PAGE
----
It’s one thing for a vintage two-tone touring car to look like it’s moving when it’s standing still. It’s another for it to feel like a much more modern vehicle at speed.
“This 1938 BMW drives nothing like I imagined it would,” I think to myself as I wield the large diameter, thin-rimmed steering wheel around a sharp curve.
The corner is taken easily, with an assurance that’s surprising for a 75-year-old vehicle. When the road opens up and I select third gear, the 327 cabriolet’s steering and independent front/live axle rear suspension settle into a steady groove. Even more impressively, acceleration proves brisk enough to merge with modern traffic.
The four-speed synchromesh transmission and 1,971cc inline six-cylinder engine prove very well matched. Power peaks at 4,500 rpm, quite high for a car built in 1938 and perfect for a fast, sporty touring car. The clutch is light to actuate and easy to engage. The ride is compliant, the chassis tight and noise-free. The leather seats feel luxurious, and they offer just enough bolster support to keep me in place. The only thing that gives the mechanical age away are hydraulic brakes that feel wooden by current standards, but which provide enough bite to bring the 2,420-lb. cabriolet to a quick and complete stop.
There’s something magical about piloting this pre-war 327 cabriolet. The view past the sculpted dash, with its white gauges and front-opening windscreen frame, speaks of elegant outings. The car seems to surge forward at every prod of the accelerator, eager to reach a fine establishment. It’s as if this BMW is letting you know that your arrival will be a special occasion. True enough: When my test drive ends, it’s hard to let go of the moment.
The origins of Premium
As BMW’s high-end prewar cabriolet, the 327 would seem, numerically, to have been a further development of the 326, the all-new model introduced in 1936 in three body styles: a closed-cockpit four-door, drop-top four-door and two-door cabriolet. The 326 was the first to get BMW’s new box-frame chassis, which it soon shared with the 320 and 321. Those cars, unlike their elder sibling, employed a leaf-spring rear axle, lower ride height and shorter wheelbase (by 4.7 inches, though it still measured around 108 inches) for more agile handling. The 327 used this shorter, sportier version rather than that of the larger 326, and it borrowed the 320/321’s sleeker, more elegant roofline, as well. As England’s The Motor reported in 1938, it also had equal track widths front and rear, “unusual in the BMW range,” plus independent front suspension.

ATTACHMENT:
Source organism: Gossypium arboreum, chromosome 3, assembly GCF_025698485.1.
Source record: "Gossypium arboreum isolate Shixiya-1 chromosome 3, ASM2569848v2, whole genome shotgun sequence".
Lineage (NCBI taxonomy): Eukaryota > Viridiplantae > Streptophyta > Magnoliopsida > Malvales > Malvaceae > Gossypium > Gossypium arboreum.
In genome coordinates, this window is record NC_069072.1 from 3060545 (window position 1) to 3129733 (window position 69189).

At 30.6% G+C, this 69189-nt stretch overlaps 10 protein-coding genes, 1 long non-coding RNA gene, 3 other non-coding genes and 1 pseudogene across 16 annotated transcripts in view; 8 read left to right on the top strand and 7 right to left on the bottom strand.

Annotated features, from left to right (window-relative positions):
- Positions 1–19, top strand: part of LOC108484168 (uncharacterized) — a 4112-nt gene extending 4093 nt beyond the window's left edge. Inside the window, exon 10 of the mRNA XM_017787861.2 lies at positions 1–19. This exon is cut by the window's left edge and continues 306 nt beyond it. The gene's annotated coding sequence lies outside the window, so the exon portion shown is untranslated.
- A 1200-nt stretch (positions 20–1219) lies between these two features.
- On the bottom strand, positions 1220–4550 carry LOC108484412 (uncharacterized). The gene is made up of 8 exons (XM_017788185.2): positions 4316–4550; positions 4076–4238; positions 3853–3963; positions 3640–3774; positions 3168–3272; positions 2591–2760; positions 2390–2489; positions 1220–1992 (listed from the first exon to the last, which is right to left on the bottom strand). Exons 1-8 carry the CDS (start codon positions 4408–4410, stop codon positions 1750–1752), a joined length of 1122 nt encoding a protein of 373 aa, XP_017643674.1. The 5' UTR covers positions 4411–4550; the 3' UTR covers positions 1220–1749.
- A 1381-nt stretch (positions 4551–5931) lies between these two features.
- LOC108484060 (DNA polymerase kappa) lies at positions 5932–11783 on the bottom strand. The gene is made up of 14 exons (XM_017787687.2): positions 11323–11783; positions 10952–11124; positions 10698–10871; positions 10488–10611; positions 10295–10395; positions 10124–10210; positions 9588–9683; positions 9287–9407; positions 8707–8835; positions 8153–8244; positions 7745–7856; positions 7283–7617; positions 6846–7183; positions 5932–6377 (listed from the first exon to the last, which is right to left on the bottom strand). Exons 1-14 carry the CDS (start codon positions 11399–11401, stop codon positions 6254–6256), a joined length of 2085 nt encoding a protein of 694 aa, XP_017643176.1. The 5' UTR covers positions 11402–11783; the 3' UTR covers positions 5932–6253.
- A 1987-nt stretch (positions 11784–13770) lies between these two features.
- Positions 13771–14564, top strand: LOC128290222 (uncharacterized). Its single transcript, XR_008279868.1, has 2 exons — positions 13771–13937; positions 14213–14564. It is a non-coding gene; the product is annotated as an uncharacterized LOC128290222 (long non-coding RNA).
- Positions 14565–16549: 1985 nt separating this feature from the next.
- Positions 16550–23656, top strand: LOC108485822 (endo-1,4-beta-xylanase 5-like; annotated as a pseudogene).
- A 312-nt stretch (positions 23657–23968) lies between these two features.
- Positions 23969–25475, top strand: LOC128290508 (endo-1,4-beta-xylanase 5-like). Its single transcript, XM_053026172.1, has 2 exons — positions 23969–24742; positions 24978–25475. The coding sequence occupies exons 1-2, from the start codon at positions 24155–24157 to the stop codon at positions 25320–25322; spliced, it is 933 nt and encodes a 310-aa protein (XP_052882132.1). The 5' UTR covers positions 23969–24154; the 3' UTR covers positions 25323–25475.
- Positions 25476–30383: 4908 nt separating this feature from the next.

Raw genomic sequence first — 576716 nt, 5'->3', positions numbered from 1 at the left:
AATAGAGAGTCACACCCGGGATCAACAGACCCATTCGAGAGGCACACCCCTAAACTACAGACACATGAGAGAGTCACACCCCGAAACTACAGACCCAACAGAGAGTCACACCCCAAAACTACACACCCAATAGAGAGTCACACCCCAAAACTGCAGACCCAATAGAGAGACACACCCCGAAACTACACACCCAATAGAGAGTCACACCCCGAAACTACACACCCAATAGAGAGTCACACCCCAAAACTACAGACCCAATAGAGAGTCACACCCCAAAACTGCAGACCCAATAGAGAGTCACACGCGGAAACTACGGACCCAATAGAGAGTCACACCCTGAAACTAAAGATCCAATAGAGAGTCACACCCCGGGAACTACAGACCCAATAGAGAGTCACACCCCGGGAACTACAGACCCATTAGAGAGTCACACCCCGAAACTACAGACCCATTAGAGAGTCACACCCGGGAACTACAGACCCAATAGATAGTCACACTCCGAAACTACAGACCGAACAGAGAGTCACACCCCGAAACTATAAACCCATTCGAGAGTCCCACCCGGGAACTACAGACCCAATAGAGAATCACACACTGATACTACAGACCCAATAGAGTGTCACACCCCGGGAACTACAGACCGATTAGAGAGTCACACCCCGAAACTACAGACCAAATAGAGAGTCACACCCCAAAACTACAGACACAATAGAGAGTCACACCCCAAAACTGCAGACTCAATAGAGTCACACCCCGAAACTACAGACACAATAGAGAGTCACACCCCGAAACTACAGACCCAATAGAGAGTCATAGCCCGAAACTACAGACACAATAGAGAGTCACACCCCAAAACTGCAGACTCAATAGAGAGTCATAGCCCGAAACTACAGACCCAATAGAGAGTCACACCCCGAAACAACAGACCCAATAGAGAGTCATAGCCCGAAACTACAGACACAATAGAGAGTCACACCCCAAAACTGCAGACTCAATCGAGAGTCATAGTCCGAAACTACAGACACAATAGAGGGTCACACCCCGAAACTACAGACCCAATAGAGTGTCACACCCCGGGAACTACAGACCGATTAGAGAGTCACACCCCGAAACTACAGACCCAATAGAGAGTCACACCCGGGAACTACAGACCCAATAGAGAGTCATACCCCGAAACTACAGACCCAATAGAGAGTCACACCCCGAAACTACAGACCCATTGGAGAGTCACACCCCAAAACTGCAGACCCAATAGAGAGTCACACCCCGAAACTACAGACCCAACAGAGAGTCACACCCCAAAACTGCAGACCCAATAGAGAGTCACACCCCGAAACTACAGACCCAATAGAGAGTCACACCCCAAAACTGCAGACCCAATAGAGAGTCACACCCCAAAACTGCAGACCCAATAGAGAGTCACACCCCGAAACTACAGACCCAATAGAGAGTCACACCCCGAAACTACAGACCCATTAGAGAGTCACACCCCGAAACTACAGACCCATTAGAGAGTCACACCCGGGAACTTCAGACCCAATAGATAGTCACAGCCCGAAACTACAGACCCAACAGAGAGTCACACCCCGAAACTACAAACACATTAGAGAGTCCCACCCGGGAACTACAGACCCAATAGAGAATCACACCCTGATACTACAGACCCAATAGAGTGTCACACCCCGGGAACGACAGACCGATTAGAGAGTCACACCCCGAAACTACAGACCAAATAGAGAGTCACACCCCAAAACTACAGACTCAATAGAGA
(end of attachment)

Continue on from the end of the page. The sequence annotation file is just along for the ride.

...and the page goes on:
All of the models in question, as well as the 328 roadster, use a variation on BMW’s 1,971cc six-cylinder engine of 1936 to 1939. Depending on application, the six was designated as M326, M320, M327 or M328, in which forms it put out 50, 45, 55 or 80 hp, respectively, thanks to variations in compression ratio, carburetion, etc.
One particularly interesting BMW of the era, the 327/28, marries the 327’s elegant body and chassis with the more powerful M328 engine from the race-ready 328 roadster. With a compression ratio of 8.6:1, the M328 needed to run “super” gasoline through its trio of Solex 30 JF carburetors, but it put out a rewarding 80 hp and 96 lb-ft in return. Although the 327/28 was a heavier car than the 328, the high-performance motor gave its owners a sportier driving experience than was available from the stock 327 with just 55 hp/83 lb-ft, especially with the lighter convertible body.